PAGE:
Sunday, September 28, 2008

"Girl" ...Who Will Eventually Become a Slut

Without a doubt, "Girl" is the most interesting one-sentence short I have ever read. Come to think of it, it may be the only one-sentence short story I've ever read. At any rate, "Girl" is the dialogue between a mother and a daughter, in which the mother gives the daughter a list of instructions to follow in order to be considered a lady, and not the "slut she is so bent on becomming".
One peculiar thing about the story is the type of instructions the mother gives her daughter. I mean although the mother is concerned with her daughter becoming a slut, most of her instructions are directed towards how to get and keep a man. For example, "this is how to behave in the presence of men who don't know you very well; this is how to catch a fish; this is how to throw back a fish you don't like (a fish representing a man); this is how to bully a man; this is how a man bullies you; this is how to love a man, and if that doesn't work there are other ways, and if they don't work don't feel too bad about giving up." All of these instructions are geared toward getting and keeping a man.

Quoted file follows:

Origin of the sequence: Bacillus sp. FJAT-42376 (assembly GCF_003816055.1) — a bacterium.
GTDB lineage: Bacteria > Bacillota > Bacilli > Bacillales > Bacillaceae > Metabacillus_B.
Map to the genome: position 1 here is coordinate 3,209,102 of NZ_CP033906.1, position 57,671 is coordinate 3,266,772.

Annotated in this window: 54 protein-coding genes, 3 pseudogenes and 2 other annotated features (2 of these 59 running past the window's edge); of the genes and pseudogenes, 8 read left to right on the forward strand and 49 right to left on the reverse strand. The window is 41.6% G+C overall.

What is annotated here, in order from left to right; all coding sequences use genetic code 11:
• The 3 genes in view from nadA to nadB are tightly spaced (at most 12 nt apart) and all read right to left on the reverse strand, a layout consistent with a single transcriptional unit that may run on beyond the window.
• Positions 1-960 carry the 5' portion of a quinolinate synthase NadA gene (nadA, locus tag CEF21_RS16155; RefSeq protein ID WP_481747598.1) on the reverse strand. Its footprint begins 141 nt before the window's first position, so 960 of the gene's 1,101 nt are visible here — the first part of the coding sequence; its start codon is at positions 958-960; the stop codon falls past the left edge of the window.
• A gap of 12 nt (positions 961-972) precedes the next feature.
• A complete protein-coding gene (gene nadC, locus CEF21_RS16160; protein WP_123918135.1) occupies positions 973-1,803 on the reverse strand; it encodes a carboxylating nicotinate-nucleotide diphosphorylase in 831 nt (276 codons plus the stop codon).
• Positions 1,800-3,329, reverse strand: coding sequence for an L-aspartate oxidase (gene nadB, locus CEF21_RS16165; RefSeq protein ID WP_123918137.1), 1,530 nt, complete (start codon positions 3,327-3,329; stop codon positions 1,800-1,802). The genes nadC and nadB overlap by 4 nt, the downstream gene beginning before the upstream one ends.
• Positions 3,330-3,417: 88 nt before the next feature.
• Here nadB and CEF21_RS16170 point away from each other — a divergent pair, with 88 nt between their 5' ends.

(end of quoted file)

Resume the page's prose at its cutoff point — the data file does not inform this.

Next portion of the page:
I cannot help but wonder why the mother is convinced that her daughter will eventually become a slut. This is strikes me as odd because most mothers would never call their daughter a slut (at least without any evidence suggesting otherwise), however, in this story, the mother does not hesitate to do the contrary. Furthermore, it is hard for the reader to understand where such accusations are coming from because we are given no background information about the young girl, who appears to be innocent. This is an interesting contrast to "The Cask of Amontillado" which used dramatic irony, and therefore meant that the reader knew more about what was going on than the characters in the story. Ultimately, this tactic allows for there to be uncertainty about the true meaning of the story; however, I would argue that this (uncertainty) is the trademark of a great story.

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